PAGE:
Starting a Liquidation Business
Running a business is hard enough, and keeping costs low is key to turning profits and staying afloat. One potentially profitable way to launch a new business is to buy liquidation goods at bargain basement prices that you can resell for a profit. Luckily, there are lots of opportunities to find other businesses that are looking to cash out and unload inventory at pennies on the dollar.
Find Liquidation Wholesalers
First, look online for websites that will lead you to reputable liquidation brokers. A simple Internet search will yield dozens of websites that promise daily auctions of liquidation merchandise at deep discounts, but the most important thing in choosing your supplier is to make sure it’s reputable. Get the contact information and place a call or send an email; if you don’t get a response, or it just doesn’t “feel” right, move on. Check other websites for reviews about the online merchants you’re considering.
Are they correctly representing the merchandise they’re selling? Are there complaints against the vendor? Does the merchant have references? In short, check them all out to make sure you don’t get a bum deal.
Decide What to Buy
Decide what types of goods you plan to buy. Just as important, know how much you plan to buy; depending on your supplier, you may be able to buy as little as one case, or you may be required to buy dozens of entire pallets. Total cost is important, too; you should find out the cost of the merchandise itself, as well as “hidden” costs like shipping, that can impact your profit margin. Don’t limit your search to one website or one vendor; check out similar products being sold by other vendors, either online or in your neighborhood.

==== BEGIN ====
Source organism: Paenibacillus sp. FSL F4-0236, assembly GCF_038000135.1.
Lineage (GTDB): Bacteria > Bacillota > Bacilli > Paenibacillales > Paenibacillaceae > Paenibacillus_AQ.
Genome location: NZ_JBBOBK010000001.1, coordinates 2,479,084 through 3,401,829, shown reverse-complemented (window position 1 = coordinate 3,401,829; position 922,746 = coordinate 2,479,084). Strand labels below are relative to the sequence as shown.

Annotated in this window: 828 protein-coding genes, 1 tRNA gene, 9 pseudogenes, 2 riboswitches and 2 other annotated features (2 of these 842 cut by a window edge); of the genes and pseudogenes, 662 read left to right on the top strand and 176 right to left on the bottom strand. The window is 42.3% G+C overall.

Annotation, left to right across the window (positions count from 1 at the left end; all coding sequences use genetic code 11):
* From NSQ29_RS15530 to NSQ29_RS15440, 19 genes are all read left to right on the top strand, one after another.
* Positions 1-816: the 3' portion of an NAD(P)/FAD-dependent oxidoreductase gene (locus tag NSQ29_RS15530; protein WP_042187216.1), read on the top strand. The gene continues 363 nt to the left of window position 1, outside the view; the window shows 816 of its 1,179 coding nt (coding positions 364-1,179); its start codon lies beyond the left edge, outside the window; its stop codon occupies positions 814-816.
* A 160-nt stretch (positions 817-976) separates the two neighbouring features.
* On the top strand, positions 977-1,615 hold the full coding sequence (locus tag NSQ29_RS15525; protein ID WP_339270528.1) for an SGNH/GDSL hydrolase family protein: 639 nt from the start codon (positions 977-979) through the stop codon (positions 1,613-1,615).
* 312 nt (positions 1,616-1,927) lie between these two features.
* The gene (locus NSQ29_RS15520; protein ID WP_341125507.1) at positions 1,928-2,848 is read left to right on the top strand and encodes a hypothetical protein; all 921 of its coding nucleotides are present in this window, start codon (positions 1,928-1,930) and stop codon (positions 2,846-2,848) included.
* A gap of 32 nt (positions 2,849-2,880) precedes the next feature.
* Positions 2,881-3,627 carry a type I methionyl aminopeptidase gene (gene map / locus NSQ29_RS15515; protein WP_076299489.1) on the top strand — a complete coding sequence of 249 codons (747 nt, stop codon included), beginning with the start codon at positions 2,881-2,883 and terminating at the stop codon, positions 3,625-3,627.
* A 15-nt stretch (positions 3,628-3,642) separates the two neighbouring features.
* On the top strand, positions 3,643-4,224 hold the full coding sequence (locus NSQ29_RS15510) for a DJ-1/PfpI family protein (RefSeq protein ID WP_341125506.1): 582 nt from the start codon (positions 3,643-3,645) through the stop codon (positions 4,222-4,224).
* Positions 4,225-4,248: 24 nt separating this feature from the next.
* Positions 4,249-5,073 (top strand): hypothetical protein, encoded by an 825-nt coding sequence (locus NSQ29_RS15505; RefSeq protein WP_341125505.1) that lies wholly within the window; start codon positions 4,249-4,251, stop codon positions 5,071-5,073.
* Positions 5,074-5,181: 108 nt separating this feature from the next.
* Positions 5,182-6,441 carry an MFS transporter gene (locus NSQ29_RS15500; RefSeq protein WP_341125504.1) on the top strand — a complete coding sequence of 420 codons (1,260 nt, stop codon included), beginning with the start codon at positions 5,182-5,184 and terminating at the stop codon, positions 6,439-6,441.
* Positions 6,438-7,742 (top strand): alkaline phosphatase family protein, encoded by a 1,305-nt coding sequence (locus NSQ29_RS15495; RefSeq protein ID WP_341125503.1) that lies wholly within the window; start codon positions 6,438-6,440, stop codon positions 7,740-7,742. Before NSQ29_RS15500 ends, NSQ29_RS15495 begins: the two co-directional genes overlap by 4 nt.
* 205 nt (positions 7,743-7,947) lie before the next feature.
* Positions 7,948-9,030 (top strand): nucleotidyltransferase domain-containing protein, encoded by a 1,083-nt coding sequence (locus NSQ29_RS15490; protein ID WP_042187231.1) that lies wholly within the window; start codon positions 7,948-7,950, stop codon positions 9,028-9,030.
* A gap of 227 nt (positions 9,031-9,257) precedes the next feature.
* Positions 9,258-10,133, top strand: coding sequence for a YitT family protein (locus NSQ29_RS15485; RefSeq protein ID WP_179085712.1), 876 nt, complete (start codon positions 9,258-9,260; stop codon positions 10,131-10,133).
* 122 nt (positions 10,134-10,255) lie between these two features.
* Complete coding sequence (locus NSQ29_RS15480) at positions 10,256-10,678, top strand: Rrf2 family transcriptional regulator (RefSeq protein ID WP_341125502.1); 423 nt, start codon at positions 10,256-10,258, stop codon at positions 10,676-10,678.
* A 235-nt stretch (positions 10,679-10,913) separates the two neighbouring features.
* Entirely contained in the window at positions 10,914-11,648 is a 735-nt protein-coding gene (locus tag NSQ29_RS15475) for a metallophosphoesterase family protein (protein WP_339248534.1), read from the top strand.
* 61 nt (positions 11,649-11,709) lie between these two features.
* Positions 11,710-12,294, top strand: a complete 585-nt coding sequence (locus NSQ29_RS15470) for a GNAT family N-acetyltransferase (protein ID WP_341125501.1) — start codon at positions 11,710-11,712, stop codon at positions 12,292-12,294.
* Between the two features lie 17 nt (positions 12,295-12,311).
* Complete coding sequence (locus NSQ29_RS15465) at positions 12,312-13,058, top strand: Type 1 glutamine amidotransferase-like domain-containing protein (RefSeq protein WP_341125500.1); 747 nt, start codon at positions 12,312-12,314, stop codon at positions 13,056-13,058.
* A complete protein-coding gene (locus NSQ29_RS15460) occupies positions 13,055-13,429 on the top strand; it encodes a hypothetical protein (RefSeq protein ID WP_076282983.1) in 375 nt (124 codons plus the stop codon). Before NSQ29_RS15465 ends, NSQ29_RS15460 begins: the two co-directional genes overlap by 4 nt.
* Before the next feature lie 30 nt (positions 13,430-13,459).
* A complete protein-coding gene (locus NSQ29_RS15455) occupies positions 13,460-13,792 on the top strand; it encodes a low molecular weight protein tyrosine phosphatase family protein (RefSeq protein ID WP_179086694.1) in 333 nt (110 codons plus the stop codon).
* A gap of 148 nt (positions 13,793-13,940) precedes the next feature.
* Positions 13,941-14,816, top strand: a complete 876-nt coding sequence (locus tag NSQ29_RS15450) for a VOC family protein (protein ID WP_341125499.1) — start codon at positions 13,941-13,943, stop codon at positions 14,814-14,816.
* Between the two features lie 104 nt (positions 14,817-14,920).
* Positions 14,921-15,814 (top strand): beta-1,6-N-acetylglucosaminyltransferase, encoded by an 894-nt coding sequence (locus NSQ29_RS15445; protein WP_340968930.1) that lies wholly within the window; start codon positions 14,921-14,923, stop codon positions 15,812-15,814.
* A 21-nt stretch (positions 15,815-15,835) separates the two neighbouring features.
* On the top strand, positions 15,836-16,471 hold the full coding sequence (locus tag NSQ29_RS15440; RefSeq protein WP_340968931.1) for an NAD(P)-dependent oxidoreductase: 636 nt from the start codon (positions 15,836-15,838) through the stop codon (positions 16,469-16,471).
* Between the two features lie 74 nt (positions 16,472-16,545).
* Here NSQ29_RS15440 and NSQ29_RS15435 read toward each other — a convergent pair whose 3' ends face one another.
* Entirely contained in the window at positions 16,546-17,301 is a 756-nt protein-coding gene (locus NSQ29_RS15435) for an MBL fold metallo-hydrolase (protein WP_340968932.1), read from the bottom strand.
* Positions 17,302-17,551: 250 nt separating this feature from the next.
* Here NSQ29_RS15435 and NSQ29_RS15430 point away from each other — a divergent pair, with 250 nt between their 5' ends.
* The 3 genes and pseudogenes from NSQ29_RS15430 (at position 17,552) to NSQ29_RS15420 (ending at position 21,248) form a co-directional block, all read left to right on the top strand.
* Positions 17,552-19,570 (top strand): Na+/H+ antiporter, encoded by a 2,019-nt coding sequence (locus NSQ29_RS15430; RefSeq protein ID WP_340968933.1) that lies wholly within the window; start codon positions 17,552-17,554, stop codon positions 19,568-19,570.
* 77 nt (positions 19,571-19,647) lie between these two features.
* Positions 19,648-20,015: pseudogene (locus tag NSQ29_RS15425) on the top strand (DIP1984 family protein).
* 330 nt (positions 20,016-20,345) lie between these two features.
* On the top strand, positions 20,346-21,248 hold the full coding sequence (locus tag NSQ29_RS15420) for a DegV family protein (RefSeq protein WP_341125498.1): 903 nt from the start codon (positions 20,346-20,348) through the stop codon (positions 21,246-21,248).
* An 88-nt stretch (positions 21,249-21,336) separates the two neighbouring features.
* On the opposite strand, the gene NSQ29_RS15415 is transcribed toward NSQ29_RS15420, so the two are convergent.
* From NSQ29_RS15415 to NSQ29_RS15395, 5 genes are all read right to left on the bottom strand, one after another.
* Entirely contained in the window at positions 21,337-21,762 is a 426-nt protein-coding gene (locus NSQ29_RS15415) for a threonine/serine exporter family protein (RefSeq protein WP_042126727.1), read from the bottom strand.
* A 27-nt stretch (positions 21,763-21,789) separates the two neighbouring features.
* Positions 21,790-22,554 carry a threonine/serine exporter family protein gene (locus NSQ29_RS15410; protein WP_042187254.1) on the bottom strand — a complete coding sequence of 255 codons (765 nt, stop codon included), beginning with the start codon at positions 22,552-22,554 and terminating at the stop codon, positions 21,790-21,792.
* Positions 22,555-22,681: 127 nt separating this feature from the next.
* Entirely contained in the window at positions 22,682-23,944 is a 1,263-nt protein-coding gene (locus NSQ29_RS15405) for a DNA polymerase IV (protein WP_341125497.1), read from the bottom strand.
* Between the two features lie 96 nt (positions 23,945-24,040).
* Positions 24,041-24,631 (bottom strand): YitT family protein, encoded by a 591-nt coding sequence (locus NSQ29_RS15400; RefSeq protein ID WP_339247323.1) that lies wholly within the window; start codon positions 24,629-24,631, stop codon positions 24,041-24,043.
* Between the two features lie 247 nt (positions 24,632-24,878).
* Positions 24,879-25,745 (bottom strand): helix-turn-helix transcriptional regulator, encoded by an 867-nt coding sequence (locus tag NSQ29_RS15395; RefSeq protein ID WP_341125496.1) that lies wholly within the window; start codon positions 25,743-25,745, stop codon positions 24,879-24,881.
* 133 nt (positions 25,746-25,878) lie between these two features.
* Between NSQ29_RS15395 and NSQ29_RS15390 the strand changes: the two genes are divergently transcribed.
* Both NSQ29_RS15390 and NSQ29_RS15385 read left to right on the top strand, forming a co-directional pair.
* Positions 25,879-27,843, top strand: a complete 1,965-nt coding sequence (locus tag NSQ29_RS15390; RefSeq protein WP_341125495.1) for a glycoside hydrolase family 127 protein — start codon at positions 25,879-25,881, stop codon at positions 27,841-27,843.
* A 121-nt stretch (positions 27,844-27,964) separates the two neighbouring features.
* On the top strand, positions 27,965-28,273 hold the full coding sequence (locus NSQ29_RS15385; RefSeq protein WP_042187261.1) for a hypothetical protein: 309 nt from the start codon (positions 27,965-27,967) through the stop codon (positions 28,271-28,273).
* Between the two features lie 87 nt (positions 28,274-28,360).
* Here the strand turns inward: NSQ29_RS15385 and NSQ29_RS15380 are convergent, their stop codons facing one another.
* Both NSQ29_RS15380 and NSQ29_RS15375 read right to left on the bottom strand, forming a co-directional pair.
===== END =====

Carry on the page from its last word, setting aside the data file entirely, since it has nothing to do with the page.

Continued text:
And once you take delivery, where will you store it?
Know Who You’re Buying From
Who’s liquidating this merchandise? A retailer? The government? Why are they liquidating? Are you buying from them directly or working through a receiver? It's typical to work with a reputable liquidation broker that deals with large quantities of liquidated goods. It’s important to understand whose goods they're selling and why, so you know what you’re dealing with.
Know What You’re Selling
Where do you plan to sell it? And for how much? Calculate the total cost to determine the amount of profit you expect to make. Make sure that the goods you're buying have a ready market that you deliver your goods to quickly. Also, inspect what you plan to buy so you know the quality of the merchandise; ensure the quality is decent and corresponds to the price you plan to charge. This is especially important with electronics and flat-packed furniture, which have high return rates.
Many times, the broker in charge of the liquidation won't check the quality of the merchandise being liquidated and will simply mark it as “unchecked” or give it some other generic term, so it’s up to you to do the quality control. If the goods have been checked and graded, you’ll pay more. One good rule of thumb is to buy as far up the liquidation chain as possible. The more times your merchandise has changed hands, the more likely it's poor quality or won’t sell.
Don’t Get Taken
Check out the price of similar items at other sites to ensure the price you’re paying is competitive. Market research is critical to ensure you don’t get overcharged and that you’ll have a place to sell your merchandise once it’s in your hands.
Buying low and selling high is at the core of any successful business. But if you're going to be successful, you need to know as much as possible about what you’re buying and how you plan to sell it.